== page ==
PRIME Finance’s arbitration rules allow PRIME Finance to publish an award in its entirety in anonymised form where the parties do not object within one month after receipt of the award. PRIME Finance will also have the power to publish without the parties’ consent excerpts of awards or orders in anonymised form. If used, this power would provide helpful guidance to the financial sector where many disputes relate to the terms of financial products sold widely by different market participants. Court judgments are public and a judge making a ruling on the interpretation of a contractual term of a product can have a profound impact on the market but arbitrations do not normally assist in providing clarity or legal certainty as decisions are confidential and do not carry any precedential value. However, it remains to be seen how many losing parties to disputes resolved by PRIME Finance will actually consent to publication of the entirety of an award even on an anonymous basis, where they may have concerns that their identities could be guessed. Also, decisions of PRIME Finance will only have persuasive value, as opposed to precedential value and tribunals will be required to apply the governing law chosen by the parties. Accordingly, achieving global consistency will be a challenge..
The parties will be able to agree to shortened timelines in expedited proceedings. Another feature of the PRIME Finance arbitration rules is the power to appoint an emergency arbitrator or a referee (where the parties have chosen The Netherlands as the seat of the arbitration) to assist parties who need urgent provisional measures but cannot wait for an arbitral tribunal to be appointed. These measures will not prejudice the final decision of the tribunal. Again, the availability of the high-profile experts is key: will they feasibly be able to assist at short notice?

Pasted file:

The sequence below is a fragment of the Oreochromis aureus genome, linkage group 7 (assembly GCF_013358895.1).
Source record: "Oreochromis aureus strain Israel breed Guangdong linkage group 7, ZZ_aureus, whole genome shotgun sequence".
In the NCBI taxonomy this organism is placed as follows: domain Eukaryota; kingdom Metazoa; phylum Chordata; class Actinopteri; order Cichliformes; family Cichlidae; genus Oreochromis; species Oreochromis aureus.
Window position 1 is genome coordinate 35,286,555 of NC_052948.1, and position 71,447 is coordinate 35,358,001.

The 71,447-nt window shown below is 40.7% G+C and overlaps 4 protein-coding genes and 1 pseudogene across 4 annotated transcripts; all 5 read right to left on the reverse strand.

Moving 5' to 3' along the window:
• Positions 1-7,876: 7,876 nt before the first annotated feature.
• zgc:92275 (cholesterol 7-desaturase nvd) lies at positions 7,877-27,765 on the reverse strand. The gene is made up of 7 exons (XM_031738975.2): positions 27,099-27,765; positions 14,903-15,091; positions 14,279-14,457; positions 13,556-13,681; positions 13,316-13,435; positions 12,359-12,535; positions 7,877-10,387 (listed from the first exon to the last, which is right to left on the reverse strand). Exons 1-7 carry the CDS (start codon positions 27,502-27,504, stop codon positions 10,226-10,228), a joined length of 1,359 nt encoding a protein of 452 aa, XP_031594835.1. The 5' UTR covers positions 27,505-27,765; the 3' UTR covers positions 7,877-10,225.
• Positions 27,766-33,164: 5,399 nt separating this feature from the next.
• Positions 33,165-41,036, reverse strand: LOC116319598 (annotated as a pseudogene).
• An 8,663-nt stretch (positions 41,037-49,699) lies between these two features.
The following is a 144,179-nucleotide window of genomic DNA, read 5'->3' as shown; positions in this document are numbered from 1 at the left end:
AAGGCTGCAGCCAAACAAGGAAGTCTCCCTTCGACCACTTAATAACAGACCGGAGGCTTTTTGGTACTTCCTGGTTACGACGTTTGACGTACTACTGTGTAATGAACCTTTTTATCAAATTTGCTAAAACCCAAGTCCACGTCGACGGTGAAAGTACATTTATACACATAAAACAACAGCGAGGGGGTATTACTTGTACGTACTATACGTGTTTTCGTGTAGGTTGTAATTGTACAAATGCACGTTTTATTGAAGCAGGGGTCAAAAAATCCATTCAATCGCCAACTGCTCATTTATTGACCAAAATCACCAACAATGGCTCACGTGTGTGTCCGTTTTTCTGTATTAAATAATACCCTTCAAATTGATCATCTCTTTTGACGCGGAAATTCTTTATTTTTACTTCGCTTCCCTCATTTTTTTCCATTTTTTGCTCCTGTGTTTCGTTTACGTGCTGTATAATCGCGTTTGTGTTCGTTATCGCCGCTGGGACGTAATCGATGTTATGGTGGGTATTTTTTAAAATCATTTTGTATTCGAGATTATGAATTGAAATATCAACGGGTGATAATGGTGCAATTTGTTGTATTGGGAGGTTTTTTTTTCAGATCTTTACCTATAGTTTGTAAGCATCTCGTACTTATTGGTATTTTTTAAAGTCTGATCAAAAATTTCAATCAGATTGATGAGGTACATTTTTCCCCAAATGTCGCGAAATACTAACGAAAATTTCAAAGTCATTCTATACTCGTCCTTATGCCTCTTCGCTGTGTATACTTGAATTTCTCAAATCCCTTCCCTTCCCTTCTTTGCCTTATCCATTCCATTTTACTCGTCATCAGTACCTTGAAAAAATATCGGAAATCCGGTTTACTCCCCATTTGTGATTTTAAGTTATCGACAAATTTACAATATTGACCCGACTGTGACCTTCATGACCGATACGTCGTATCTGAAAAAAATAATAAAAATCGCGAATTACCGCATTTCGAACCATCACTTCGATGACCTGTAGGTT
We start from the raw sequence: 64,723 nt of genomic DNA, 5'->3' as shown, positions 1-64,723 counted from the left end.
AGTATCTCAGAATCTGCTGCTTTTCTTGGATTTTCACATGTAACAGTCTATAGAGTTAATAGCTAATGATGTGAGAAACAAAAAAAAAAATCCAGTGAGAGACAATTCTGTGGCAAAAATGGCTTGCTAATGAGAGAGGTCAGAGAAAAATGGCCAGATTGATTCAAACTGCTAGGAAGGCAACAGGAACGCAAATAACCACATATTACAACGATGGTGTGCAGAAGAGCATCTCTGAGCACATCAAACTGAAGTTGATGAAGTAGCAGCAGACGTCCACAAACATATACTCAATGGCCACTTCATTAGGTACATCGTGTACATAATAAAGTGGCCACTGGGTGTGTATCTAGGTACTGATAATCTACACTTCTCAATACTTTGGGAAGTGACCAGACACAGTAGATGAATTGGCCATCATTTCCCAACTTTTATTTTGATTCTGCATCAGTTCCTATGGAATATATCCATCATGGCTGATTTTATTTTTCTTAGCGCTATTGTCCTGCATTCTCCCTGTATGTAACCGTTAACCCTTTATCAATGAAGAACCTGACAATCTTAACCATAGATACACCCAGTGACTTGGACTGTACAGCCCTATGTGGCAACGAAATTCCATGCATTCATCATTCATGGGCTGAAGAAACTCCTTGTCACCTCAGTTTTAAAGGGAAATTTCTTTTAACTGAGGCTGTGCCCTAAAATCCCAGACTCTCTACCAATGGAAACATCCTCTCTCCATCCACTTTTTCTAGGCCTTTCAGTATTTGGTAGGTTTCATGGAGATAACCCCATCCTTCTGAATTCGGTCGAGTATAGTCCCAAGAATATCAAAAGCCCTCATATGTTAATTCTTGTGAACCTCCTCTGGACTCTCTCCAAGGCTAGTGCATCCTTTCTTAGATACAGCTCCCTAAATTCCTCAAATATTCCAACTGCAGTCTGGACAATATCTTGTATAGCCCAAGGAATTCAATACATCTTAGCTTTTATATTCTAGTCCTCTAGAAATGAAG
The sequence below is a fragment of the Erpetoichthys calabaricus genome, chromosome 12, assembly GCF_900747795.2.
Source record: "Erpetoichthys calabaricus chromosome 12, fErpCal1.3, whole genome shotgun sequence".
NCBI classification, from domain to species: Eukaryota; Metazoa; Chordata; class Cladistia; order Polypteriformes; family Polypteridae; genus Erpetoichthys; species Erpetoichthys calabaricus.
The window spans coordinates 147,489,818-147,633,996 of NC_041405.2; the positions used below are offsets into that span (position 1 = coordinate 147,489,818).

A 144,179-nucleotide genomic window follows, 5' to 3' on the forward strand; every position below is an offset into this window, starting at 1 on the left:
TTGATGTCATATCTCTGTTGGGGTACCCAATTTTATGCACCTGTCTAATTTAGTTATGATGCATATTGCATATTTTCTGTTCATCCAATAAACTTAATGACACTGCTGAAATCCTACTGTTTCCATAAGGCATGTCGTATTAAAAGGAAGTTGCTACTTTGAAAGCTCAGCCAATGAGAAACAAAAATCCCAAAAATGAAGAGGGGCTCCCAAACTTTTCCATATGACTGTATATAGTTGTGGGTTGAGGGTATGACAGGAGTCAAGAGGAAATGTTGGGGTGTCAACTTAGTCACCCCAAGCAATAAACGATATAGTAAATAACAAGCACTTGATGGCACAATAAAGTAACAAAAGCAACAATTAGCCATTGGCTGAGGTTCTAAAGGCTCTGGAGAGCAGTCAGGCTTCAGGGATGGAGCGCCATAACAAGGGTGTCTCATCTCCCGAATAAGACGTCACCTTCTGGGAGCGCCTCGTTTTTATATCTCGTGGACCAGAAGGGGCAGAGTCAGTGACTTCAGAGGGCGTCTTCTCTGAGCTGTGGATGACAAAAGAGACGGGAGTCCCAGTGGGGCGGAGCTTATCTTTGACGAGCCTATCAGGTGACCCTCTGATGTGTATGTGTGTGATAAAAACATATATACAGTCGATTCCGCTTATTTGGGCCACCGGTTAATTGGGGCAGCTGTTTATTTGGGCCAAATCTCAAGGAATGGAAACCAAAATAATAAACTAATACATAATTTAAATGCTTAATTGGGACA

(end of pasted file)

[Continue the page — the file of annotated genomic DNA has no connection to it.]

The International Swaps and Derivatives Association (ISDA) consulted with its members last year regarding the use of arbitration to resolve disputes arising under the ISDA Master Agreement. Members were asked whether ISDA should publish clauses suitable for arbitration under the rules of a number of arbitral institutions including PRIME Finance. ISDA has not yet published the feedback it has received but ISDA’s endorsement of PRIME Finance as a suitable arbitral institution would obviously encourage market participants to refer disputes to PRIME Finance.
It is early days for PRIME Finance and it is not yet apparent how much the body will be used nor how much influence it will have on the financial sector. None of its decisions have yet been published on its website. What is clear is that the founders of PRIME Finance have already managed to convince a number of prominent specialists to act as panel experts. The question is whether this will persuade the financial services industry that PRIME Finance is a dispute resolution option which should be taken seriously.